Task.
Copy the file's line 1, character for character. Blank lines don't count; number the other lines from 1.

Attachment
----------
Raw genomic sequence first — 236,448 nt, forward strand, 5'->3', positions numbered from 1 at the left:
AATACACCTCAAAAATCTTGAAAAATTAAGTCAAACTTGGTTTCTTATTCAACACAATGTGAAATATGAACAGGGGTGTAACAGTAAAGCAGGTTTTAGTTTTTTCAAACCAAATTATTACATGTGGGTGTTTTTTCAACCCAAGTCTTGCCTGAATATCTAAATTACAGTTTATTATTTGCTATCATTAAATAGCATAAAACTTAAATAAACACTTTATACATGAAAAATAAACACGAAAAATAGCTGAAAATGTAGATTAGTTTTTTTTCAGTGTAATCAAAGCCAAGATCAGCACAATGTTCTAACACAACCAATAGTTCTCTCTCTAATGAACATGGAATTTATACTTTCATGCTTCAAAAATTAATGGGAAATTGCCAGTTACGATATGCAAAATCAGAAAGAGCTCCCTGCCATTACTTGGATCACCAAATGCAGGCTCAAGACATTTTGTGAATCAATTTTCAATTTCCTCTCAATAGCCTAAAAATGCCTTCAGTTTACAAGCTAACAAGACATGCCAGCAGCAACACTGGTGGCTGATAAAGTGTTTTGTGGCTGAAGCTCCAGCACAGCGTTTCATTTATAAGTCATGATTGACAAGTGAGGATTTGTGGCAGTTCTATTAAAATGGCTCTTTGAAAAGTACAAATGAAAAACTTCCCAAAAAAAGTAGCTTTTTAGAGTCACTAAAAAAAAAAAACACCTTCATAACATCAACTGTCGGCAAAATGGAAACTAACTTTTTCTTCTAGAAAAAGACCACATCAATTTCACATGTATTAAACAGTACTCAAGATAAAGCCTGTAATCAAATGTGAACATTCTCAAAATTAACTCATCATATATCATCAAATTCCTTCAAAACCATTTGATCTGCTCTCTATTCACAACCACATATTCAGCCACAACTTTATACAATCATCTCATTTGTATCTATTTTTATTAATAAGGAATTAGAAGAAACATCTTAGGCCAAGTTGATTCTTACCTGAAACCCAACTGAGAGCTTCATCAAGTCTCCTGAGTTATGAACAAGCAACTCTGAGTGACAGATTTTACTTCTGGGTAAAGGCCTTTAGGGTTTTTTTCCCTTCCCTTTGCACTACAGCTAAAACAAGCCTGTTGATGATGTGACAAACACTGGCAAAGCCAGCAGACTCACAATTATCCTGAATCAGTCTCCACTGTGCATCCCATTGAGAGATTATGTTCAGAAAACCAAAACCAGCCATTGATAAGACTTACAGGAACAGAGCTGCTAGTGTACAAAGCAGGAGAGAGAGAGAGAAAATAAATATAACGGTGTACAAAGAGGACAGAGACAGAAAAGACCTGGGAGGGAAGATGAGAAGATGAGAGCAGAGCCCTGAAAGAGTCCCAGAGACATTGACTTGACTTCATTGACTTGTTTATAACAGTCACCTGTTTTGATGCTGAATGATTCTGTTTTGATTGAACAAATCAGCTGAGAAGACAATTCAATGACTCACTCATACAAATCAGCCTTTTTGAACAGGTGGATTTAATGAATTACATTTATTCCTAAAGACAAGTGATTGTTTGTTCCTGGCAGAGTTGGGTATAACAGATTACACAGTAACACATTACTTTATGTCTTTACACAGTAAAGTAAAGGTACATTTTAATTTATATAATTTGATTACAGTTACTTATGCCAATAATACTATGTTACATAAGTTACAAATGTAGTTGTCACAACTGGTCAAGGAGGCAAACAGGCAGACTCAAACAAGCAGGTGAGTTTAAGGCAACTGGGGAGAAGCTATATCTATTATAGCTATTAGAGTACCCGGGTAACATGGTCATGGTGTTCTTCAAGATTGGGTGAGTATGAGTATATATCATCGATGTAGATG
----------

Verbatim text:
Raw genomic sequence first — 236,448 nt, forward strand, 5'->3', positions numbered from 1 at the left: